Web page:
Wildlife - Species
Species Specific Regulations
Licenses: Hunting License required. Migratory Bird Hunting and Conservation Stamp (Federal Duck Stamp) that is validated by the hunter signing the stamp in ink across the face of the stamp
Limits: Please see Migratory Bird Regulations for any game zones restrictions or Limitations.
Wood Duck (Aix sponsa)
The male wood duck is probably the most striking of all waterfowl species. Their iridescent chestnut and green coloring and ornate patterning make them almost impossible to confuse with other ducks.
Wood ducks have an average length of 18 1/2inches and an average weight of 1 1/2 pounds.
Found in all flyways; most numerous in the Atlantic and Mississippi flyways and fewest in the Central. Wood ducks are found throughout South Carolina all year long.
Found in all flyways; most numerous in the Atlantic and Mississippi flyways and fewest in the Central. Frequents wooded streams and ponds; perches in trees.
Typical Flock Pattern
Wood ducks are omnivorous, feeding on seeds, fruit, and aquatic and terrestrial invertebrates. Flies through thick timber with speed and ease and often feeds on acorns, berries, and grapes on the forest floors.
Pair formation begins in late summer and continues through fall and into winter. Wood ducks nest in preformed cavities selected by the female located over water or nearby. They do not excavate their nest cavity, but instead used cavities formed when branches break off and heart rot of the trunk occurs. They infrequently use woodpecker cavities. Wood ducks will also readily use nest boxes. The female will then lay 6-16 eggs varying in color from white to tan.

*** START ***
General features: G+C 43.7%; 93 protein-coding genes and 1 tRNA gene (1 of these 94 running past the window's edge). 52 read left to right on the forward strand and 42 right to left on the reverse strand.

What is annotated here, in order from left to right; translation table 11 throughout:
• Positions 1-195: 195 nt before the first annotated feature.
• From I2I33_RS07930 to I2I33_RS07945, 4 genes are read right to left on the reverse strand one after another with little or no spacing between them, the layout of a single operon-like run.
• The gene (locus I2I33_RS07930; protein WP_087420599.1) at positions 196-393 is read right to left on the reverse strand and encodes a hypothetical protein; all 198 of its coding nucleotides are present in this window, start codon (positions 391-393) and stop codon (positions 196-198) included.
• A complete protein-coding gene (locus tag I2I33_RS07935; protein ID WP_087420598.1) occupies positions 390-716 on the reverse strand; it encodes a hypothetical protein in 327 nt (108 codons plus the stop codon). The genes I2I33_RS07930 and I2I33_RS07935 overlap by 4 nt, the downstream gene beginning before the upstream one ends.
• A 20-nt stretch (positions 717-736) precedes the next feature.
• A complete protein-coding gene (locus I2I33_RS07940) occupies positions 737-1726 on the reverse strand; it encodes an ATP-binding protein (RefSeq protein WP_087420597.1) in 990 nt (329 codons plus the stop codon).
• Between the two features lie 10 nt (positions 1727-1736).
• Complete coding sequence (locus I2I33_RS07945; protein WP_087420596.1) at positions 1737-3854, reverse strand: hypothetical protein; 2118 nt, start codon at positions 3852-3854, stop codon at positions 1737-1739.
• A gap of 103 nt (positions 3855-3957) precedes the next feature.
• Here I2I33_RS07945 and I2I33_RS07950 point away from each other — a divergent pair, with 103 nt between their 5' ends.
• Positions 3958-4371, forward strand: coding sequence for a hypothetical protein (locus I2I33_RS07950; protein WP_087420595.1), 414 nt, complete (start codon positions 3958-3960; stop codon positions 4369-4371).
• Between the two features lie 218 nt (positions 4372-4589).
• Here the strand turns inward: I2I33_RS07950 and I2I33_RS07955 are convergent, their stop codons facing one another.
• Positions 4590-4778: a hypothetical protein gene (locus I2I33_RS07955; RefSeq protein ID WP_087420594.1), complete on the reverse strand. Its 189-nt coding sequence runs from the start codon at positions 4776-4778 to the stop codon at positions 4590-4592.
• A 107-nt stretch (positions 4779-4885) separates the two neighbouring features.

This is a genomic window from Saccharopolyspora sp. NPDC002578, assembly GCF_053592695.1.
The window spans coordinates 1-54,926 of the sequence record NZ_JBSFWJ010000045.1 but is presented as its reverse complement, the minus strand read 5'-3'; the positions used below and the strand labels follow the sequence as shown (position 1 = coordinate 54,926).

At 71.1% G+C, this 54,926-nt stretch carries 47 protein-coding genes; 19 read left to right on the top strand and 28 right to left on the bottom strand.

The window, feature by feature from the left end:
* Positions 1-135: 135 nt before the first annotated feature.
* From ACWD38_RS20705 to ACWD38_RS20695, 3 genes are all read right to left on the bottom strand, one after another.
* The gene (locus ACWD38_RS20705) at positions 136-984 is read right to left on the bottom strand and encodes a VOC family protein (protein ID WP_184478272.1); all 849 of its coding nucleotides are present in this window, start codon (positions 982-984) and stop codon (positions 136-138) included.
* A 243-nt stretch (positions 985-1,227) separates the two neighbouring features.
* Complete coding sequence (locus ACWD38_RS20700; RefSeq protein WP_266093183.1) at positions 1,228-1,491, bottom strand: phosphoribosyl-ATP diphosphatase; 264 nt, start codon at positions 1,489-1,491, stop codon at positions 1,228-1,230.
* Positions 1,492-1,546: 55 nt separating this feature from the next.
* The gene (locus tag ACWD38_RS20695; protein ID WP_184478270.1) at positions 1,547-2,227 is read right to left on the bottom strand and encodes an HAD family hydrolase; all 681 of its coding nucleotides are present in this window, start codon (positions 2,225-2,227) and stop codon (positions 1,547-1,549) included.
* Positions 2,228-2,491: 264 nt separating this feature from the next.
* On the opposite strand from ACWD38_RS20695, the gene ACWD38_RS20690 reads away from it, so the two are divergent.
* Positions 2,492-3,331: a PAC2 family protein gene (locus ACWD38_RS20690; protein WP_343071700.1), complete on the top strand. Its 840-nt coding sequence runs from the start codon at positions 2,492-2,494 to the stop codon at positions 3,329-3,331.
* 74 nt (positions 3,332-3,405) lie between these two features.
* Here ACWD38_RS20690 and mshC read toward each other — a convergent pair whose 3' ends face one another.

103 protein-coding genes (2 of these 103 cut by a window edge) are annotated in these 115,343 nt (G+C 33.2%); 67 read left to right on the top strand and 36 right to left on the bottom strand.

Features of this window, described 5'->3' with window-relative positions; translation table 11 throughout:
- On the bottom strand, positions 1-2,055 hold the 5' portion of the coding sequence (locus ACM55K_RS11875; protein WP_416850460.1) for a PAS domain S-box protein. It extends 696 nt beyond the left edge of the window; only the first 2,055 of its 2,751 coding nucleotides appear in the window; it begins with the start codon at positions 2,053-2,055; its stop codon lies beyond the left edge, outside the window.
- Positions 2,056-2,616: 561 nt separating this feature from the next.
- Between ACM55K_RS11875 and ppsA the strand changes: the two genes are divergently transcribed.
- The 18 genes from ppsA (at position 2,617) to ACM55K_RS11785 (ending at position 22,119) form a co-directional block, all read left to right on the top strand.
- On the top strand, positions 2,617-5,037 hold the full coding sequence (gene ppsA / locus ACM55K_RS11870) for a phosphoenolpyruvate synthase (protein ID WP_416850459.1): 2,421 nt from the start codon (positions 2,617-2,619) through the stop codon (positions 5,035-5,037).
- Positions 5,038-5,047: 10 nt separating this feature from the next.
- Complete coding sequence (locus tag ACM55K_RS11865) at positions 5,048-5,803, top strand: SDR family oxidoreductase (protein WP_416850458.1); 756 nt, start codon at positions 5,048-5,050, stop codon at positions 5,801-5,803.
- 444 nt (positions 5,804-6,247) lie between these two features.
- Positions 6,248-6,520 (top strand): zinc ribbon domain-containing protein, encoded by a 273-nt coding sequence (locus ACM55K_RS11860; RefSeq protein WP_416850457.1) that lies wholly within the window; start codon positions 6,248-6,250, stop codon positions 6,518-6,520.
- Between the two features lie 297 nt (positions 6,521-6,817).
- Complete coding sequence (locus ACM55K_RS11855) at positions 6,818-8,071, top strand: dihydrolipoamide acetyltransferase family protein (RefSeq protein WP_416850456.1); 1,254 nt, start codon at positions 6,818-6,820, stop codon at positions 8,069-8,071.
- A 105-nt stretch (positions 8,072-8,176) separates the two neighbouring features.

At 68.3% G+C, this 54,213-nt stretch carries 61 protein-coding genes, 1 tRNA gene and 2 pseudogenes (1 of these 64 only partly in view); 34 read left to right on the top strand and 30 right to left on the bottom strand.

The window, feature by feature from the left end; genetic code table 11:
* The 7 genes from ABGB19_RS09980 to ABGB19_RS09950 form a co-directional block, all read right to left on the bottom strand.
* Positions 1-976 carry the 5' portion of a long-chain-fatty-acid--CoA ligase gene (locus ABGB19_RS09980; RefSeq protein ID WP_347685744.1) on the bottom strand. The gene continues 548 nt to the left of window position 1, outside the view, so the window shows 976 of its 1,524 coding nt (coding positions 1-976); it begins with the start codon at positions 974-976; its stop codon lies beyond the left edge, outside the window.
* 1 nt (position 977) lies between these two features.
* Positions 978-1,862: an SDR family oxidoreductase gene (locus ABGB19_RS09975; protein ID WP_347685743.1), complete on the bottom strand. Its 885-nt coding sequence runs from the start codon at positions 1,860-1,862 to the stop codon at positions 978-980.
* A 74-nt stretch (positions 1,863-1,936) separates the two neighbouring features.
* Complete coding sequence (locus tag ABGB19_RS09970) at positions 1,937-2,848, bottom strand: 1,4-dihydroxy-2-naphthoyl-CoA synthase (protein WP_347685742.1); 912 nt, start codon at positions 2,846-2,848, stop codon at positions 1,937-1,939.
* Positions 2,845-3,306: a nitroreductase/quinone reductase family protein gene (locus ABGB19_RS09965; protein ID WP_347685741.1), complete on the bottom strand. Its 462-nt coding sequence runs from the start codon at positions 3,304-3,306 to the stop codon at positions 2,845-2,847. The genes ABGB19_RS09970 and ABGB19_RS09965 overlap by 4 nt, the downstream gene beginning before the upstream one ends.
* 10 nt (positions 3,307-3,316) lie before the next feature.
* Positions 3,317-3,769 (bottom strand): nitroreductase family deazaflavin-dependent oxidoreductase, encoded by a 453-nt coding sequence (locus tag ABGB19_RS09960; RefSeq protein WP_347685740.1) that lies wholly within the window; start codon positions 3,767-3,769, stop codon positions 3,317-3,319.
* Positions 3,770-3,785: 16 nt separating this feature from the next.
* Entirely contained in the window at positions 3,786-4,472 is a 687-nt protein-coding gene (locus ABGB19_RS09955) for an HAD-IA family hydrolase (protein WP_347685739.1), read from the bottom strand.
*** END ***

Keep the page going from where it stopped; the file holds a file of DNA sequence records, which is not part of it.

Drakes call hoo-w-ett, often in flight and hens have a cr-r-ek when frightened.
- They are early migrants; most of them have left the northern states by mid -November.
- Flight is swift and direct, and flocks are usually small.
- Commonly walk and perch on branches.
- Egg dumping is common among female wood ducks.
- Males are not territorial, but are protective of their mates.
- During the fall and winter months wood ducks can be found in small groups typically numbering between 15 and 50.
Citations, Publications and Literature
U.S. Fish & Wildlife Service, Federal Duck Stamp Office Presents: North American Waterfowl (Adobe PDF file)
Hepp, Gary R. and Frank C. Bellrose. 1995. Wood Duck (Aix sponsa), The Birds of North America Online (A. Poole, Ed.). Ithaca: Cornell Lab of Ornithology; Retrieved from the Birds of North America Online: http://bna.birds.cornell.edu/bna/species/169
South Carolina waterfowl hunters 16 and older are required by state law to obtain a state migratory waterfowl permit and Migratory Game Bird permit. Both permits must be in the hunter's possession while hunting or transporting legal waterfowl. A state waterfowl permit is included with the Lifetime Senior, Lifetime Gratis and Disability Licenses. S.C. residents who hold a Lifetime Senior or Lifetime Gratis License are not required to have a Migratory Game Bird permit.
The waterfowl permits and HIP permits are available from select DNR offices and from hunting and fishing license agents.
585 Donnelley Drive
Green Pond, SC 29446